Four senior members of the opposition CNRP have allegedly been placed on a court blacklist over accusations they colluded with the party’s president Kem Sokha in a plot to topple the government.
The government-aligned media outlet Fresh News yesterday said it had obtained information about the court blacklist from the anonymous Facebook user known as “Seyha”, the supposed source of numerous leaks against the opposition.
Mr Sokha was yesterday charged with treason over comments made in old video footage from Australia-based CBN news, which showed him saying the US government had been helping him to push for regime change in Cambodia since 1993.
According to Fresh News, the court document leaked to Seyha, which translates as August, says four high-level CNRP officials are wanted for questioning in connection with Mr Sokha’s treason charges.
Fresh News claimed a close friend of CNRP vice-president Eng Chhay Eang said: “The names on the blacklist are of those who Kem Sokha trusted with the design and implementation of this scheme.
“Those who are most connected with Mr Sokha and know his secrets are CNRP vice-president Pol Ham, party spokesman Yem Ponharith and CNRP lawmaker Ou Chanrith.
“CNRP lawmaker Son Chhay might also be involved.”
Fresh News also suggested Mr Sokha’s two daughters, Kem Monovithya and Kem Samathida, could be called in for questioning by the court, over alleged involvement with US CIA agents.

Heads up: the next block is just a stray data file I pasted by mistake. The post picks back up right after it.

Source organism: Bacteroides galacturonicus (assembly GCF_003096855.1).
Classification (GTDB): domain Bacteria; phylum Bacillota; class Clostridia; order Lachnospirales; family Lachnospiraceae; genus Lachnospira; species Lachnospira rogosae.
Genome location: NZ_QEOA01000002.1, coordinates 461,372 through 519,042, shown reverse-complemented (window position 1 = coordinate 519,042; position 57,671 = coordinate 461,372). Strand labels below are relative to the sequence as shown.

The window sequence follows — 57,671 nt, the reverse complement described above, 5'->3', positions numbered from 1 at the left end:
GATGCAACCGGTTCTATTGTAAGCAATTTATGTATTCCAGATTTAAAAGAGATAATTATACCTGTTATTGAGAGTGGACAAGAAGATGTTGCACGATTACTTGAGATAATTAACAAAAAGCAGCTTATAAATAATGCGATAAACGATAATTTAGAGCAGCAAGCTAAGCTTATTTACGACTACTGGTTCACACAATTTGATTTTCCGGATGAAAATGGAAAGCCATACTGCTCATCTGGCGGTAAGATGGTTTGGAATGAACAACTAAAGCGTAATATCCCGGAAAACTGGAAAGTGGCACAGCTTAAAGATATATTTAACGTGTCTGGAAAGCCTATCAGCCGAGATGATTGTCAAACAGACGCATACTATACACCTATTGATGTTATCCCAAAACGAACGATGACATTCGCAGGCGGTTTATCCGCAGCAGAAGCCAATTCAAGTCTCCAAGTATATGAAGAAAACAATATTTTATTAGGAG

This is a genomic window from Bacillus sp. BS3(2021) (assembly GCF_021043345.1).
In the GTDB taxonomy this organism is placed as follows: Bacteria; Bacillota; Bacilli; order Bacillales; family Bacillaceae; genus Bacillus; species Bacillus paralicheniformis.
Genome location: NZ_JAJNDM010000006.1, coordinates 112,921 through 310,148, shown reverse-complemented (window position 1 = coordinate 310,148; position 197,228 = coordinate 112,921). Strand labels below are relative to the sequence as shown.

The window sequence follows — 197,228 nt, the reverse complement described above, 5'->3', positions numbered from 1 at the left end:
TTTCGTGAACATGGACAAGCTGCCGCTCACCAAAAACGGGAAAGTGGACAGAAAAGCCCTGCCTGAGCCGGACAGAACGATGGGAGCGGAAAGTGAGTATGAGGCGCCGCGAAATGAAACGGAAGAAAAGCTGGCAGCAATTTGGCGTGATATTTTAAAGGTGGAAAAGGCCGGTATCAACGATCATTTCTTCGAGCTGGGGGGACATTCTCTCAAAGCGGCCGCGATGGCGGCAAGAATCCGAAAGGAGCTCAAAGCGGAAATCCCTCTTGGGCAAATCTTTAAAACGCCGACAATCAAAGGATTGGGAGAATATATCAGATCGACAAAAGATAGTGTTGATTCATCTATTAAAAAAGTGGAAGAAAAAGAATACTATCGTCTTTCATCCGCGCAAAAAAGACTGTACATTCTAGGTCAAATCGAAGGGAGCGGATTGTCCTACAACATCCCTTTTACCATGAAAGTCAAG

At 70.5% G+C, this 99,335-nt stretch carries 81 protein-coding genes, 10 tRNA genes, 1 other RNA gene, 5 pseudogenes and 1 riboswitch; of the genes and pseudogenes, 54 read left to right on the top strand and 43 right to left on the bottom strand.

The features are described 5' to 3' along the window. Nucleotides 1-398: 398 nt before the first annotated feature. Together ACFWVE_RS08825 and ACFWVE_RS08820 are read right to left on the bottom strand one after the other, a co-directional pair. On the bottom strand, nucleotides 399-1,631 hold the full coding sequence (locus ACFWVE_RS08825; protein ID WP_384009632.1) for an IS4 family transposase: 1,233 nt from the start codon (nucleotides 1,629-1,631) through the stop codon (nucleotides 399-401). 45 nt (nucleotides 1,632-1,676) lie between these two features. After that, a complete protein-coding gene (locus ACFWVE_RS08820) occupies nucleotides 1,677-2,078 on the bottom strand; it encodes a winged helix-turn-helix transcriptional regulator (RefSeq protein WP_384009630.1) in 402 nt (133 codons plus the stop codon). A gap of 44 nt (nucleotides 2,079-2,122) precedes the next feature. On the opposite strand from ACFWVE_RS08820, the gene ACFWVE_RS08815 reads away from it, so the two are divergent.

Mr Sokha was yesterday charged with treason by Phnom Penh Municipal Court after being questioned by a deputy prosecutor at the Trapaing Phlong prison in Thbong Khmum province.
None of the senior CNRP officials named in the Fresh News story could be reached, while CNRP vice-president Mu Sochua declined to comment on the matter.
She also quoted Ms Sochua as saying the party would not replace Mr Sokha. “CPP would have to reverse course by releasing him or have to dissolve us,” she said.
Former opposition leader Sam Rainsy posted on his Facebook page to say Mr Sokha’s arrest showed the true colours of Prime Minister Hun Sen, comparing his regime to the Pol Pot era.
“Hun Sen and Pol Pot come from the same nest, serving Chinese and Vietnamese interests to strengthen their authoritarian and corrupt powers,” he said.
Sebastian Strangio, author of “Hun Sen’s Cambodia” said the government might try to use the Law on Political Parties to dissolve the CNRP or force it to jettison its leader, to weaken the party in the run up to next year’s election.
“Either way, it’s hard seeing the CNRP mount much of a campaign while it is under this kind of pressure from Hun Sen,” he said.
“Hun Sen has always suspected the US of colluding with the opposition to remove him from power. This view harks back to the 1980s, when Washington was supporting the CPP’s enemies in the civil war of the time.”
“What’s changed now is that Chinese power has given Hun Sen the freedom to finally excise the American democracy promotion agenda from Cambodian soil. This has been a long time coming,” he added.
In Beijing on Monday, China declared its support for the actions taken by the Cambodian government.
“As a good neighbour, friend, partner and brother of Cambodia, the Chinese side has always supported Cambodia in following the development path suited to its national conditions and the Cambodian government’s effort to uphold national security and stability,” Foreign Ministry spokesman Geng Shuang said.